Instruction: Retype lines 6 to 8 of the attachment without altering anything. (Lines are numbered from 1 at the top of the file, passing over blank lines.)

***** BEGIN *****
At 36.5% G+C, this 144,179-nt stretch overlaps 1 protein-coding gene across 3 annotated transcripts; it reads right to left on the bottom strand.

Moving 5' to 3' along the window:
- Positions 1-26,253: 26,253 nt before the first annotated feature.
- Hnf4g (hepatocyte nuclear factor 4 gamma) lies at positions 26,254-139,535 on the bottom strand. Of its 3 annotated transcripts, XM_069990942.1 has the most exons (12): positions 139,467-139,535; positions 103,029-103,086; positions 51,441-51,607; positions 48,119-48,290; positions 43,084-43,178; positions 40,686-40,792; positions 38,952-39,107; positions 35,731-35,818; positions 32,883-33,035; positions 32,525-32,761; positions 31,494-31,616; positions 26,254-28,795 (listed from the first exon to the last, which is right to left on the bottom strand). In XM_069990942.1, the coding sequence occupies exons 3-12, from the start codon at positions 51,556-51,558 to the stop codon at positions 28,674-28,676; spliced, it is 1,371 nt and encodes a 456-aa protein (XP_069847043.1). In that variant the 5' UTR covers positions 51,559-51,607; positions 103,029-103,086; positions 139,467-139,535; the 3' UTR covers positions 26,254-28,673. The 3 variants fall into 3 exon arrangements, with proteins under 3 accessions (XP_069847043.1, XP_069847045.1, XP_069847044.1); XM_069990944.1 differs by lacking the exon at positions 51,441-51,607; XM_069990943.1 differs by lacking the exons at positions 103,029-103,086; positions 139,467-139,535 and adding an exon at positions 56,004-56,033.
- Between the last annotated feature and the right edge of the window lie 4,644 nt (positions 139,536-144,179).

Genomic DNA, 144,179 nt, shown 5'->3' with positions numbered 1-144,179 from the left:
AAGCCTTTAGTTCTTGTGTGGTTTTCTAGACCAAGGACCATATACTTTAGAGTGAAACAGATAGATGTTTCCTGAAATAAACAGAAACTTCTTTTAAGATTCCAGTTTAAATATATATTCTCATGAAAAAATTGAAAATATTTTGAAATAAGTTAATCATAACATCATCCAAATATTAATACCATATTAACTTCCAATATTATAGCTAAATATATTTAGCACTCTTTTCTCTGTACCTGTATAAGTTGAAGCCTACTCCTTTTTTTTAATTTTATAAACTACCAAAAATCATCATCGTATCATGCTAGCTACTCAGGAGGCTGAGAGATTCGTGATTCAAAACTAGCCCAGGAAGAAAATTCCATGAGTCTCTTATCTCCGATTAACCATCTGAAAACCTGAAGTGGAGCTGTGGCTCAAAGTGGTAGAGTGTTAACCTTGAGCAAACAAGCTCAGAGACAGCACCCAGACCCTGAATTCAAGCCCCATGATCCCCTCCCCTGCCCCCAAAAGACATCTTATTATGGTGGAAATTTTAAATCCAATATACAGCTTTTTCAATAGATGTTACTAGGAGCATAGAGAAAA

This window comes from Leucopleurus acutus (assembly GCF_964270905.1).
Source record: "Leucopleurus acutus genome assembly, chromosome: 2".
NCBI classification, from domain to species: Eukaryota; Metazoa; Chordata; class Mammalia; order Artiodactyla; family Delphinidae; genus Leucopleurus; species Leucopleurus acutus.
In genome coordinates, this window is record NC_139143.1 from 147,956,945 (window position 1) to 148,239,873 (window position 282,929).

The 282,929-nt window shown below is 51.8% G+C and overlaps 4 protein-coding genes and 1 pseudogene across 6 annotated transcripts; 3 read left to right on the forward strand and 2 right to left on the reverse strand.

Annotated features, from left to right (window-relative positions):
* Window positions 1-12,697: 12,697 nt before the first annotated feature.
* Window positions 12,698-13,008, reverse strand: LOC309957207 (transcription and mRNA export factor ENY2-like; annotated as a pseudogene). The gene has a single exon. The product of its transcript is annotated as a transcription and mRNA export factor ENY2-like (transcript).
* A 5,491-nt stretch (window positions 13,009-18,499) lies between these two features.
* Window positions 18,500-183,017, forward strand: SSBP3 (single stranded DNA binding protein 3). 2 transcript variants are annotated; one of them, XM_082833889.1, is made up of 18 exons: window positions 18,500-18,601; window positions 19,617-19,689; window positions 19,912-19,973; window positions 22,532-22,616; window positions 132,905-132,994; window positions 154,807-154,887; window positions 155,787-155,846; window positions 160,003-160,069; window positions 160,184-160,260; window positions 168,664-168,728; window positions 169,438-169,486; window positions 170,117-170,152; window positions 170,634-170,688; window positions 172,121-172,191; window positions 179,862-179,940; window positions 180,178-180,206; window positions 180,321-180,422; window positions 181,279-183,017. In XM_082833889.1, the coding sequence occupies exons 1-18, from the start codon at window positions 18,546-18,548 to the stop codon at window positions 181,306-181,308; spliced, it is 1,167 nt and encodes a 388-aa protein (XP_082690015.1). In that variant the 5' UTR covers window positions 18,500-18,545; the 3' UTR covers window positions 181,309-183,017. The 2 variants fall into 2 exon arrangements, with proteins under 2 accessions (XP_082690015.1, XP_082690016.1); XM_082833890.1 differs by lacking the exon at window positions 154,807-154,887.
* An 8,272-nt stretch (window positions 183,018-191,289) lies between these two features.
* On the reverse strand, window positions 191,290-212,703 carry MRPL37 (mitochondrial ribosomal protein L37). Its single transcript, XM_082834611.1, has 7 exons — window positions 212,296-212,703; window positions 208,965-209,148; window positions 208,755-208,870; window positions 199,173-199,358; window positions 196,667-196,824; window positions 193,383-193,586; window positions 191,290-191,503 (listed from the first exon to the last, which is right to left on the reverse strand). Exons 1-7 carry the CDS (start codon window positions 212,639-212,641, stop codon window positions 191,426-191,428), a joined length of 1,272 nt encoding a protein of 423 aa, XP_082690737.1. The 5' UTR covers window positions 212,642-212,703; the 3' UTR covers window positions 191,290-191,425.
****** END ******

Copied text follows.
Genomic DNA, 144,179 nt, shown 5'->3' with positions numbered 1-144,179 from the left:
AAGCCTTTAGTTCTTGTGTGGTTTTCTAGACCAAGGACCATATACTTTAGAGTGAAACAGATAGATGTTTCCTGAAATAAACAGAAACTTCTTTTAAGATTCCAGTTTAAATATATATTCTCATGAAAAAATTGAAAATATTTTGAAATAAGTTAATCATAACATCATCCAAATATTAATACCATATTAACTTCCAATATTATAGCTAAATATATTTAGCACTCTTTTCTCTGTACCTGTATAAGTTGAAGCCTACTCCTTTTTTTTAATTTTATAAACTACCAAAAATCATCATCGTATCATGCTAGCTACTCAGGAGGCTGAGAGATTCGTGATTCAAAACTAGCCCAGGAAGAAAATTCCATGAGTCTCTTATCTCCGATTAACCATCTGAAAACCTGAAGTGGAGCTGTGGCTCAAAGTGGTAGAGTGTTAACCTTGAGCAAACAAGCTCAGAGACAGCACCCAGACCCTGAATTCAAGCCCCATGATCCCCTCCCCTGCCCCCAAAAGACATCTTATTATGGTGGAAATTTTAAATCCAATATACAGCTTTTTCAATAGATGTTACTAGGAGCATAGAGAAAA

This window comes from Leucopleurus acutus (assembly GCF_964270905.1).